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First ever Pac-12 Championship secured by women’s rowing

The No. 3 Stanford women’s rowing team brought home the program’s first ever Pac-12 Rowing Championship title this past weekend by winning gold in three of four races at Lake Natoma. Stanford beat out possibly one of the toughest Pac-12 fields in championship history, overtaking six other ranked schools, including three other top-10 teams.

“We went in knowing it would be a tough [1V8] race and we kept it together,” said senior Ali Fauci. “We powered through it at the end and I am just so proud of our team. From top to bottom we really relied on each other and it was an awesome turnout for everyone.”

Stanford women's rowing won its first ever Pac-12 Championship this past weekend. (ASHLEY WESTHEM/The Stanford Daily)

No. 3 Stanford women’s rowing (above) won its first ever Pac-12 Championship this past weekend with a dominating performance, helped this year by the presence of a novice boat. (ASHLEY WESTHEM/The Stanford Daily)

By winning the 1V8, 2V8 and 1V4 events and earning the bronze in the novice eight, the Cardinal managed to beat No. 7 Washington by nine points to claim the title, while No. 4 California, a favorite from the start of the preseason, finished in third.

The third-place finish by the novice eight was enough to definitively put the Cardinal ahead of the Pac at the end of the day. It was the first time that Stanford had managed to field a novice boat, which had been a sore spot for the team in previous years causing them to miss out on crucial extra points. In 2010, the Cardinal came close to beating Cal for the title, but was a half point short — a difference that could have been made up for with a finish by a novice boat.

This year, the women’s open weight team brought up four rowers from the lightweight varsity eight to compose the novice boat. The eight rowers had only rowed together for a short piece on Saturday before being sent out on the water to compete in the Pac-12 Championships the next day. Due to Stanford’s admissions standards and lack of walk-ons, it is typically very difficult for women’s rowing to field enough women for a novice eight boat. The mix of open weights and lightweights, however, rose to the occasion and managed a third-place finish.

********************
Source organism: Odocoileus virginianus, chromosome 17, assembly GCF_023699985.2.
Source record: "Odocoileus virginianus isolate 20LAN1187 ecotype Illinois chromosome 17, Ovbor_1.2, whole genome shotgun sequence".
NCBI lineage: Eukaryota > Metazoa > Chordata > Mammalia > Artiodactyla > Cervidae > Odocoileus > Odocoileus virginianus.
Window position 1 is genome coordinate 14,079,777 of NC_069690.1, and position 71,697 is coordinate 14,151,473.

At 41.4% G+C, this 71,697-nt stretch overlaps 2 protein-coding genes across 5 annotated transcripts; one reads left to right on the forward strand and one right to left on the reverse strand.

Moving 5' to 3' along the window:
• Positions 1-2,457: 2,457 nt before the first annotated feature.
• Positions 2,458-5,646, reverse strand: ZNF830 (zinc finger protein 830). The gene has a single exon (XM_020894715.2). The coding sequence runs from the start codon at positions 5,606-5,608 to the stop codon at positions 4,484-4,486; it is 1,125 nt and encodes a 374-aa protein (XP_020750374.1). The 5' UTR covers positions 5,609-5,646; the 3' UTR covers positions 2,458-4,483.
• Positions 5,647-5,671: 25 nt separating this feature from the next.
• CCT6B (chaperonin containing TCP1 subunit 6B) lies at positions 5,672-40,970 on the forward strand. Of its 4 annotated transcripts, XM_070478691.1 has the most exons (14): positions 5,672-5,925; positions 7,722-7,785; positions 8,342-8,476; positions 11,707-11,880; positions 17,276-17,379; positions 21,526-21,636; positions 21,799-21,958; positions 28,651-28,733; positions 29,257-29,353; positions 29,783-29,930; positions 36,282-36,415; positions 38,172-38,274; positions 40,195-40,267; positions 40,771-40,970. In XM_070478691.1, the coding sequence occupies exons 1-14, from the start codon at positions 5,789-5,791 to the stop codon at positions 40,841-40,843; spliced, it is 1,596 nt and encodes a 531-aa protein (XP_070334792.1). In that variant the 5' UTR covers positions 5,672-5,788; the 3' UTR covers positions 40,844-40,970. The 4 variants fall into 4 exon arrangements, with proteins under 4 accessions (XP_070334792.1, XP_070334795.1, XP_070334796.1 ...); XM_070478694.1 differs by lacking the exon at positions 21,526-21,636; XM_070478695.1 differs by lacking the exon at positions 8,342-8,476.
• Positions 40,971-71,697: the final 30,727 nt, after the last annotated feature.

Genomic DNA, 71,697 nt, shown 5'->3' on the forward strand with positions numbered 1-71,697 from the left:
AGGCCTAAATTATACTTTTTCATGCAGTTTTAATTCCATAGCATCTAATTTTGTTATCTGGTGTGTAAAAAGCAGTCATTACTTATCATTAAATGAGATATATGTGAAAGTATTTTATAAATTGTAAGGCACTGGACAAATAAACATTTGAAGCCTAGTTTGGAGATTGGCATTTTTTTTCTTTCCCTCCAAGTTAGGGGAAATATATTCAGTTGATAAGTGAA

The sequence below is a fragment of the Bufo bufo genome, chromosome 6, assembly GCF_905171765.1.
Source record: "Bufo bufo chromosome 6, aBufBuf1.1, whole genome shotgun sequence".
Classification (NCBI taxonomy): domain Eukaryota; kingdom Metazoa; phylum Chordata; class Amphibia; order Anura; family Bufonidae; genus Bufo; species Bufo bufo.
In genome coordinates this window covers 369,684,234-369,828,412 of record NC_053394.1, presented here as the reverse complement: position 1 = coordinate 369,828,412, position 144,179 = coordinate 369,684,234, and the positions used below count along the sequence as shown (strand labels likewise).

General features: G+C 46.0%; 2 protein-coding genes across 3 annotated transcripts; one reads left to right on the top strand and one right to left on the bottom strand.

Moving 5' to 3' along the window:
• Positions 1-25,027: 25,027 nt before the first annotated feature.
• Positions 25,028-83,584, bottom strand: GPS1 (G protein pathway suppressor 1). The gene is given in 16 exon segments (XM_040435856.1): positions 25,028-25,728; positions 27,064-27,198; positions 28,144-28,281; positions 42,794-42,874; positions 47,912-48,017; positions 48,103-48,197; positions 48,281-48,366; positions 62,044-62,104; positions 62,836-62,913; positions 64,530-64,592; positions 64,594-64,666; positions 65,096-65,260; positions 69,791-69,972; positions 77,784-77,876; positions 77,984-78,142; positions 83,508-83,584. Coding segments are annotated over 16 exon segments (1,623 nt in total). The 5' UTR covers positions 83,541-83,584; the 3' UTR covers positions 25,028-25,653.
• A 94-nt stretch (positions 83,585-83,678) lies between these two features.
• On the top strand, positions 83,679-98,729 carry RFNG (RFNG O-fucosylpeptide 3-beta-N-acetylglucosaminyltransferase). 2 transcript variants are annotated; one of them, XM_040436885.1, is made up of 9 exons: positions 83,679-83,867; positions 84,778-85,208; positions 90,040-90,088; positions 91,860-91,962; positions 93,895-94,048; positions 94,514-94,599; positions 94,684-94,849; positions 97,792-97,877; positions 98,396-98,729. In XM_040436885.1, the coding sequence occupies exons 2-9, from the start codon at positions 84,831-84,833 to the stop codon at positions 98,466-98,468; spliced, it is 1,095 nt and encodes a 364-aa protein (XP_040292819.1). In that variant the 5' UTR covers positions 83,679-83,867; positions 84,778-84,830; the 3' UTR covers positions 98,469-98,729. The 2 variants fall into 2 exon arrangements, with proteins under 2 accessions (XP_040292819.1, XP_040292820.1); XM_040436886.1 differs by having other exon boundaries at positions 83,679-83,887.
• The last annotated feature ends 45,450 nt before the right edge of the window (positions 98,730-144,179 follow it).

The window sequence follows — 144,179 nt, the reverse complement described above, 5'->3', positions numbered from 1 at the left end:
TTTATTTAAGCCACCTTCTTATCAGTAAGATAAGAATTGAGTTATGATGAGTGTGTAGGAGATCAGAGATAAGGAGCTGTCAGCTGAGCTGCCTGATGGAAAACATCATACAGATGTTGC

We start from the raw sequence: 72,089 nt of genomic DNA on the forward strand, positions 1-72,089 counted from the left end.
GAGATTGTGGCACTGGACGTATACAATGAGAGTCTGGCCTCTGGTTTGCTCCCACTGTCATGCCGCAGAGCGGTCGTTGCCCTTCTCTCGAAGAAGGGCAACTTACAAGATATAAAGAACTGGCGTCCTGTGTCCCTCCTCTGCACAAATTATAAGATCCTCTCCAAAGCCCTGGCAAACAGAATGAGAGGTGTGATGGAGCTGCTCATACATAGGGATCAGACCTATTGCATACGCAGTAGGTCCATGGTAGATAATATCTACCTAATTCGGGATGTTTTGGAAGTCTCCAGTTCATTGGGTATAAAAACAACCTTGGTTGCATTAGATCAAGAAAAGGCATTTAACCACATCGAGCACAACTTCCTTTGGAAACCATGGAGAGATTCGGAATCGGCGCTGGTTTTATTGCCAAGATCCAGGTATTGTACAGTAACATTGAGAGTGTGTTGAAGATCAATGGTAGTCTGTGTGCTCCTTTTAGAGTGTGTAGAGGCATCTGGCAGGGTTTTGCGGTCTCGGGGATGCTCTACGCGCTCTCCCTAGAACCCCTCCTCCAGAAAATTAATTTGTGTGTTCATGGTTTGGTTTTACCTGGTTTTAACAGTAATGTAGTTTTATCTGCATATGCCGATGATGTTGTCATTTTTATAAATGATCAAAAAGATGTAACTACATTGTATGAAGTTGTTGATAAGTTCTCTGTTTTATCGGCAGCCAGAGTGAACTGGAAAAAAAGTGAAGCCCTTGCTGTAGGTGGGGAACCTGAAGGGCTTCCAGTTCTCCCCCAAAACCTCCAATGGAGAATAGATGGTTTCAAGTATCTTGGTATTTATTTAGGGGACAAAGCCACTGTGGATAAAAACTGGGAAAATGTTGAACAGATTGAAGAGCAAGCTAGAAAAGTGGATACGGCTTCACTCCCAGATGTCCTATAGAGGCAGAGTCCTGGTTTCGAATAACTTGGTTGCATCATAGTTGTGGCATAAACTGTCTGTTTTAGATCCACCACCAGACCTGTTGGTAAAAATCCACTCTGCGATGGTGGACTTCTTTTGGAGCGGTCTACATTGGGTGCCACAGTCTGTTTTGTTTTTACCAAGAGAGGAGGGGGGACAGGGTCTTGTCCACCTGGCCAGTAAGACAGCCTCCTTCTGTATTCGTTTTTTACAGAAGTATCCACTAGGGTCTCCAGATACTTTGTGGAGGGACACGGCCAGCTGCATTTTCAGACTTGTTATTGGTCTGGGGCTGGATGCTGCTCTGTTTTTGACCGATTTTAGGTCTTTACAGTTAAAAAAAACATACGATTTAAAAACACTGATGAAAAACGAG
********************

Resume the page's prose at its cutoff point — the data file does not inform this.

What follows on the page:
The 1V4 captured its fifth consecutive victory after jumping out to an early lead with the fastest split time in the opening 500 meters. The Cardinal 2V8 earned its third gold medal in the past five years in a close race with UCLA. Stanford held a narrow but strong 0.33-second lead in the first part of the race before it began to walk through and beat the Bruins by 2.9 seconds.

“Starting with the novice eight, they only rowed together for one practice. That was unreal watching them while we were starting our warm-up,” said senior Kristy Wentzel. “Then watching the four crush it and the 2V8 blast off the start. There is nothing like watching your teammates crush it to give you confidence that you are going to have a fantastic day.”

With the two gold medals already secured, the 1V8 just needed to finish in third in order to secure the championship. That race proved to be the most competitive of the day as the top four finishers were only separated by 4.1 seconds. However, none of the opponents’ moves were good enough to overtake the Cardinal, which led from the start. It was the first time that the 1V8 had won gold since 2009.

“From the beginning of the season, this team had their eye on the prize,” said head coach Yasmin Farooq.  “This conference championship serves as a confidence booster for how hard they can fight in a race. I am proud of them for that.”

The team now has a two-week break from competition to prepare for NCAAs in Indianapolis starting May 30.

Contact Ashley Westhem at awesthem ‘at’ stanford.edu.

About Ashley Westhem

Ashley Westhem is the voice of Stanford women’s basketball for KZSU as well as The Daily’s beat writer for the team. She has been a desk editor for three volumes and plans to take over as Managing Editor of Sports next volume and aid in KZSU’s coverage of football. She is an American Studies major from Lake Tahoe, Calif., and aspires to work in sports administration, to positively affect the lives of student-athletes and the relationship between the athletic and academic spheres of universities.